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On second glance, I'm not so sure the width/shape of the rectrices are right for BCHU, and the anterior vanes in the remiges don't seem narrow like those of Archilochus hummingbirds. 

So, my best guess is a drab juv. female Anna's. 

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On 5/20/2021 at 5:55 PM, Dan P said:

Is it possibly a female Costa's, or is Anna's more likely?

This is an Anna's. Away from California's deserts and the sierras, Anna's is generally the expected species. (This of course only applies to areas within Anna's hummingbird's range.) 

1. Female/immature male Black-chinned Hummingbird (usually appears small)

2. Juv. female Anna's Hummingbird 

3. Female Costa's Hummingbird (notice how chunky they usually look)

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2 minutes ago, Bird-Boys said:

(usually appears small)

That has not been my impression. They look long and lanky and I've seen a number of observers confuse them with much larger hummer species (like Violet-crowned -- ain't it weird how 3/4 of an inch can be "much larger?"), and that's despite that most of my experience with BCHU is around Broad-taileds. I don't know how it happens that they look big to me, but I have experienced it often.

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2 hours ago, Bird-Boys said:

This is an Anna's. Away from California's deserts and the sierras, Anna's is generally the expected species.

The reason I asked about Costa's is that I was at a location where there was a migratory bird count and banding operation.  The nets were set up in an area on a saddle where there was a lot of Tree Tobacco and Yerba Santa, with several hummingbirds foraging -- especially on the Tree Tobacco.

The official bird counters and banders uploaded checklists with the following hummingbird counts:

6 -- Black-chinned Hummingbird
2 -- Costa's Hummingbird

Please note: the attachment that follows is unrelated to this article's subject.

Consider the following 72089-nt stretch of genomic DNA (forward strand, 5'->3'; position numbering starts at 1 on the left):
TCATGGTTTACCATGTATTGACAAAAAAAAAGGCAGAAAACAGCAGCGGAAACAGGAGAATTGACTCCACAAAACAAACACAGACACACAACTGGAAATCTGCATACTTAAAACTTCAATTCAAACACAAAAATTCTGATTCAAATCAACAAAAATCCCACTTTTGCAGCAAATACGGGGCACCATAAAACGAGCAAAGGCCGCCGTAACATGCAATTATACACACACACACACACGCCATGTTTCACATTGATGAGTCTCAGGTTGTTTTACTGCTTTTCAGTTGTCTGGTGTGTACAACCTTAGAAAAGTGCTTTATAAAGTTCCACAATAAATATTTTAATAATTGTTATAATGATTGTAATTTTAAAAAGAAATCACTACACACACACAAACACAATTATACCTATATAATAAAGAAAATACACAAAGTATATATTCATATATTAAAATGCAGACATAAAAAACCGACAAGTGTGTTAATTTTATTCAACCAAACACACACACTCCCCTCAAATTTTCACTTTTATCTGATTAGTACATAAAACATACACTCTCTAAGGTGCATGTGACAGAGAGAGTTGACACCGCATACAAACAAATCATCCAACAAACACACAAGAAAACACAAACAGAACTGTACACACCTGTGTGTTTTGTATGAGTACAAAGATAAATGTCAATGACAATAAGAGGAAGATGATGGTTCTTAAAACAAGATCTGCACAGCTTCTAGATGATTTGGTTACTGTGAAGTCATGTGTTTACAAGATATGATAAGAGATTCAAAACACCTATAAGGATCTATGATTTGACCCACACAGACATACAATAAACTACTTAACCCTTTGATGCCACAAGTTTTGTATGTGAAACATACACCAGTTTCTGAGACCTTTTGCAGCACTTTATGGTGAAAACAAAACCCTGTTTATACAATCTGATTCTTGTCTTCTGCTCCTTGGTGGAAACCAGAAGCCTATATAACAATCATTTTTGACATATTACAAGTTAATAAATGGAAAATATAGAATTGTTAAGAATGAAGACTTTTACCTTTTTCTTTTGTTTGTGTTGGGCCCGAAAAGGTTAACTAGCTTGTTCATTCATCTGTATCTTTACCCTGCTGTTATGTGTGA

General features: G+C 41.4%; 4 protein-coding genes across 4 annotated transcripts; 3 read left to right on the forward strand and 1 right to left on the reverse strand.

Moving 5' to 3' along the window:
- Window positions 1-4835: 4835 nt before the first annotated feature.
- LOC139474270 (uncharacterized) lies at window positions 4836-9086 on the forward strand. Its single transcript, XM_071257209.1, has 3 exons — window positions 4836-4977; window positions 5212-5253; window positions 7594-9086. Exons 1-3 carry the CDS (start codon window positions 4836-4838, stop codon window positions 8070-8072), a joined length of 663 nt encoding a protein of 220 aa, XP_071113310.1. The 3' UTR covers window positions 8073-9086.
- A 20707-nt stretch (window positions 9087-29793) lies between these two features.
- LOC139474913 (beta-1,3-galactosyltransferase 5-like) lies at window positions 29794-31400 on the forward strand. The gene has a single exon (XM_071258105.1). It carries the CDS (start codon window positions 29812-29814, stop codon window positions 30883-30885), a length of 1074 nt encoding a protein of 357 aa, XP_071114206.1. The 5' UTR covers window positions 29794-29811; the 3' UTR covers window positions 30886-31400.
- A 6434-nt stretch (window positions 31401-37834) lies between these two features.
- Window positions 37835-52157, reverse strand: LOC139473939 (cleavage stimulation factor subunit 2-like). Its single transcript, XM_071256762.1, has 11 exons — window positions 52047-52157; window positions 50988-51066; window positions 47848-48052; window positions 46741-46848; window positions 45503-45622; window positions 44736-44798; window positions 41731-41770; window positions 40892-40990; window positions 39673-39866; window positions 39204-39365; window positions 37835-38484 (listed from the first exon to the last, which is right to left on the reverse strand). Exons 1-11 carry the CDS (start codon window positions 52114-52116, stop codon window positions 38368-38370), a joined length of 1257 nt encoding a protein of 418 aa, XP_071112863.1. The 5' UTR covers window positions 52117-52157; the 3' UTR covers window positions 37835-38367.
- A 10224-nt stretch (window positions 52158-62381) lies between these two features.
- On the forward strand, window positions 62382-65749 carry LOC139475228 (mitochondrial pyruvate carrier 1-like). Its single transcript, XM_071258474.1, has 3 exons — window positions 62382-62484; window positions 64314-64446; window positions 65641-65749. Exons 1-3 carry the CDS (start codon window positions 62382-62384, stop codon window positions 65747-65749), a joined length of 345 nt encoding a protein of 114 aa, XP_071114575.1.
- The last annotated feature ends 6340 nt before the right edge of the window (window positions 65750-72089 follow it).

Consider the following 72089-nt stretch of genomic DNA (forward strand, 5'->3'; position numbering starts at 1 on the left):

2 -- Rufous Hummingbird
16 -- Rufous/Allen's Hummingbird
1 -- Calliope Hummingbird
5 -- hummingbird sp., Trochilidae sp.

 

There were 34 checklists uploaded to eBird that day by 20 different people -- some uploaded 2 checklists.  The lists by the official counters had 80 species total.

Although none of the official counters and banders identified any Anna's Hummingbirds, there were two other people whose checklists included 1 Anna's each (but no photos).  So although the official count didn't include Anna's, at least two other people say they ID'd at least one.

I sent my above photos to the person that was in charge of the banding operation and she said that it looked like an immature/female Costa's...but she didn't sound positive -- said that it's important to note foraging behavior when IDing hummingbirds.  Anyway, that's why I thought I would ask the WhatBird Forum for an opinion.  At this point I think I should not give it an ID.

Thanks.

 

 

 

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42 minutes ago, Dan P said:

The reason I asked about Costa's is that I was at a location where there was a migratory bird count and banding operation.  The nets were set up in an area on a saddle where there was a lot of Tree Tobacco and Yerba Santa, with several hummingbirds foraging -- especially on the Tree Tobacco.

The official bird counters and banders uploaded checklists with the following hummingbird counts:

6 -- Black-chinned Hummingbird
2 -- Costa's Hummingbird
2 -- Rufous Hummingbird
16 -- Rufous/Allen's Hummingbird
1 -- Calliope Hummingbird
5 -- hummingbird sp., Trochilidae sp.

 

There were 34 checklists uploaded to eBird that day by 20 different people -- some uploaded 2 checklists.  The lists by the official counters had 80 species total.

Although none of the official counters and banders identified any Anna's Hummingbirds, there were two other people whose checklists included 1 Anna's each (but no photos).  So although the official count didn't include Anna's, at least two other people say they ID'd at least one.

I sent my above photos to the person that was in charge of the banding operation and she said that it looked like an immature/female Costa's...but she didn't sound positive -- said that it's important to note foraging behavior when IDing hummingbirds.  Anyway, that's why I thought I would ask the WhatBird Forum for an opinion.  At this point I think I should not give it an ID.

Thanks.

 

 

 

I could see how this could be a COHU. In two of the pics it looks okay for one, and two of the pics it looks to have a confusingly long tail. Perhaps it should be left as Calypte sp.? I think that's most accurate.

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